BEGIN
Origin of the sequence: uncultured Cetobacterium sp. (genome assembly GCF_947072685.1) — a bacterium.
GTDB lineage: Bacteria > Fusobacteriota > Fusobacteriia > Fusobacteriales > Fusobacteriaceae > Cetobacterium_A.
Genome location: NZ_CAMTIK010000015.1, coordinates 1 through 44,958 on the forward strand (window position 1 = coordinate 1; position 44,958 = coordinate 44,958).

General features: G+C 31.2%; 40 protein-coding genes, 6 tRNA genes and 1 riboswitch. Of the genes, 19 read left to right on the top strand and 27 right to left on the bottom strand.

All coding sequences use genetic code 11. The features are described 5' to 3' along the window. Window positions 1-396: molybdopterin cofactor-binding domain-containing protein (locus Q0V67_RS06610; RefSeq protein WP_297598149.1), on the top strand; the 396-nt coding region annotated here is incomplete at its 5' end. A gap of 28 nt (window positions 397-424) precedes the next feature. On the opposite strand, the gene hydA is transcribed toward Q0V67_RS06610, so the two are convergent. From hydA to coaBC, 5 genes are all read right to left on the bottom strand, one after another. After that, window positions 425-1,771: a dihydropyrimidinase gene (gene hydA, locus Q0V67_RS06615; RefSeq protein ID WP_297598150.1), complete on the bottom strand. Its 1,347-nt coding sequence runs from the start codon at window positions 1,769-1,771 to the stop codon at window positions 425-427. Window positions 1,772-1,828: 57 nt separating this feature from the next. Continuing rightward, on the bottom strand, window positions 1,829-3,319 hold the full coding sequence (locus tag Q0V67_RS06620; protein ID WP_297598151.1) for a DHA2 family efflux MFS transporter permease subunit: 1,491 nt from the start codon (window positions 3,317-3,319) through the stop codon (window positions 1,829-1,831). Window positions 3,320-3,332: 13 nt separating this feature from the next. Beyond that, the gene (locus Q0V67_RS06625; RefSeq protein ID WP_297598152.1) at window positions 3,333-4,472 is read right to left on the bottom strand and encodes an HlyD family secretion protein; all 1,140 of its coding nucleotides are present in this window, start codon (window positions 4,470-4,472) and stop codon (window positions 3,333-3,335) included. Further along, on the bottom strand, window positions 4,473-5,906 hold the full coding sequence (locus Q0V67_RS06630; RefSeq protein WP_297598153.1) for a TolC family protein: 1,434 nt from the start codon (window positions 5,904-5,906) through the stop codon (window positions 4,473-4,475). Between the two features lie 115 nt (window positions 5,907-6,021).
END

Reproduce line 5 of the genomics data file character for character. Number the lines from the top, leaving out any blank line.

All coding sequences use genetic code 11. The features are described 5' to 3' along the window. Window positions 1-396: molybdopterin cofactor-binding domain-containing protein (locus Q0V67_RS06610; RefSeq protein WP_297598149.1), on the top strand; the 396-nt coding region annotated here is incomplete at its 5' end. A gap of 28 nt (window positions 397-424) precedes the next feature. On the opposite strand, the gene hydA is transcribed toward Q0V67_RS06610, so the two are convergent. From hydA to coaBC, 5 genes are all read right to left on the bottom strand, one after another. After that, window positions 425-1,771: a dihydropyrimidinase gene (gene hydA, locus Q0V67_RS06615; RefSeq protein ID WP_297598150.1), complete on the bottom strand. Its 1,347-nt coding sequence runs from the start codon at window positions 1,769-1,771 to the stop codon at window positions 425-427. Window positions 1,772-1,828: 57 nt separating this feature from the next. Continuing rightward, on the bottom strand, window positions 1,829-3,319 hold the full coding sequence (locus tag Q0V67_RS06620; protein ID WP_297598151.1) for a DHA2 family efflux MFS transporter permease subunit: 1,491 nt from the start codon (window positions 3,317-3,319) through the stop codon (window positions 1,829-1,831). Window positions 3,320-3,332: 13 nt separating this feature from the next. Beyond that, the gene (locus Q0V67_RS06625; RefSeq protein ID WP_297598152.1) at window positions 3,333-4,472 is read right to left on the bottom strand and encodes an HlyD family secretion protein; all 1,140 of its coding nucleotides are present in this window, start codon (window positions 4,470-4,472) and stop codon (window positions 3,333-3,335) included. Further along, on the bottom strand, window positions 4,473-5,906 hold the full coding sequence (locus Q0V67_RS06630; RefSeq protein WP_297598153.1) for a TolC family protein: 1,434 nt from the start codon (window positions 5,904-5,906) through the stop codon (window positions 4,473-4,475). Between the two features lie 115 nt (window positions 5,907-6,021).